Like most good marketing plans, Maine’s identifies target audiences as specifically as it can. It’s interesting to see what three types of people state tourism officials hope visit.
Here they are, named, profiled and illustrated as they appear in the marketing plan:
According the Maine Office of Tourism, Balanced Achievers are the sorts who “check off their ‘must see and do’ list,” enjoy both “sophisticated, urban experiences” and “places off the beaten path.”
They see vacations as a way to “step back from problems” and “reflect on what’s important in life.”
About a quarter of them (24 percent) have been to Maine before and nearly half (46 percent) would recommend it as a vacation spot to others if they have a good time here. Their average household size is 3.1 people and average household income is $117,495. They’re typically around 42 years old and are ethnically diverse.
Genuine Originals are described as tourists who “exemplify freedom of thought,” “make it a priority to explore nature” and “don’t take cookie-cutter vacations.”
They like “authentic trips with exposure to unique local people, culture and experiences,” not necessarily “luxury … or urban sophistication.”
They’re older (average age 46), surprisingly more wealthy (household incomes around $130,627) and have smaller families (average household size of 2.5) than the Balanced Achievers. They’re more likely to have already visited Maine before (43 percent), but less likely to tell their friends about it (45 percent).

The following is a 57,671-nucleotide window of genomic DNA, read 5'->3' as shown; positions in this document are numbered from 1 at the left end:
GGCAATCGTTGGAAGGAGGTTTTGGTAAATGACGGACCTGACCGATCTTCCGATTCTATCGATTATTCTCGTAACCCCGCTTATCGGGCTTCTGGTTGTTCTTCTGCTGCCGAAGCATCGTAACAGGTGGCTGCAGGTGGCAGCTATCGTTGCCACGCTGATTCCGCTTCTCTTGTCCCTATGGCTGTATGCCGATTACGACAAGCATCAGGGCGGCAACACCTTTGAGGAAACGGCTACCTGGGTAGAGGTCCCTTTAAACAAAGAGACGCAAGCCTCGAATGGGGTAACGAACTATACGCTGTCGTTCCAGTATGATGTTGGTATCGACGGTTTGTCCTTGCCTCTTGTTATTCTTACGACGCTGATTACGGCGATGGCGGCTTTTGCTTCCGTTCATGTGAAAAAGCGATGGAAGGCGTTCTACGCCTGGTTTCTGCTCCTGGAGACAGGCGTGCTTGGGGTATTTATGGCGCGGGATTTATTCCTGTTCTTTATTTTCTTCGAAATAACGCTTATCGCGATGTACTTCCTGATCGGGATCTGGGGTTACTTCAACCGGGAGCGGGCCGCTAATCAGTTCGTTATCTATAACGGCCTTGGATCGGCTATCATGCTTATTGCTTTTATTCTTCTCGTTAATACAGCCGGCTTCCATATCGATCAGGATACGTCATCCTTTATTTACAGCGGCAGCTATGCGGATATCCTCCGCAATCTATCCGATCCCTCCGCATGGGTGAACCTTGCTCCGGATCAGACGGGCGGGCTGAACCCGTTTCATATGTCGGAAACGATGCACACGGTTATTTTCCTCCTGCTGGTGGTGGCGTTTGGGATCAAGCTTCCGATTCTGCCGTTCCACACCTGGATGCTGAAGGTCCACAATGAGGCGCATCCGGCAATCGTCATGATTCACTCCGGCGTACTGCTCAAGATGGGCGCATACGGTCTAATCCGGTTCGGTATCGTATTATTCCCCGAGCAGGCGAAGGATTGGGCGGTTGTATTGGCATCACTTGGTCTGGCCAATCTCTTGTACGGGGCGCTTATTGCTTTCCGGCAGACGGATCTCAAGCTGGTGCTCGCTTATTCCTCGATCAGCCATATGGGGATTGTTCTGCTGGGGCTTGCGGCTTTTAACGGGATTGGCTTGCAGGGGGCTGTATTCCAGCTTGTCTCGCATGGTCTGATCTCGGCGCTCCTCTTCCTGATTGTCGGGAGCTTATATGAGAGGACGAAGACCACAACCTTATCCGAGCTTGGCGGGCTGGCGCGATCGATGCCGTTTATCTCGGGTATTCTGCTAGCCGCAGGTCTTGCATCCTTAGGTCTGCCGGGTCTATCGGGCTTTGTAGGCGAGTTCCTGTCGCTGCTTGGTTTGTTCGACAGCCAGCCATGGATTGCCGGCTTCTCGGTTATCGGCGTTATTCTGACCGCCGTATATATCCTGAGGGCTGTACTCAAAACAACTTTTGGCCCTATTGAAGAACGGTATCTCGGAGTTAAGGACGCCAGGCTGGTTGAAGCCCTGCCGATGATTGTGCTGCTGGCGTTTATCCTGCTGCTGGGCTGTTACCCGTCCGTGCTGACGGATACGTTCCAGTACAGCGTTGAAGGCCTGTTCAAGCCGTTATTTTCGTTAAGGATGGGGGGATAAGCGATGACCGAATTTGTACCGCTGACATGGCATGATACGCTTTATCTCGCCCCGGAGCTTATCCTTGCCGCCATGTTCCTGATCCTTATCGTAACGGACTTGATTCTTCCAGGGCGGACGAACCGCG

The Social Sophisticates are very image conscious. They’re described in the marketing plan as “interested in luxury [and] keeping up appearances.”
“They look for trendy vacation spots” and will spend money wantonly.
They’re sort of middle-of-the-pack when it comes to age (43 years) and household sizes (2.8 people), but slightly better off financially (average household income ($132,724) and are often country club members.
They’re a hair more likely than Balanced Achievers to have previously visited Maine (26 percent), but way less likely to recommend it to friends (28 percent) — the latter of which is surprising, considering how hot Maine is right now and how trendy these folks apparently want to seem.
The research the Maine Office of Tourism put into identifying and profiling these ideal tourists, as well as what advertisements would most appeal to them, is impressive and insightful. Read the full marketing plan by clicking here.
Maine businesses that see a fair amount of tourist traffic could look at these profiles to find more effective ways to attract vacationing customers, while people watchers may just want to sit back and try to figure out which categories the out-of-state passers-by fit into.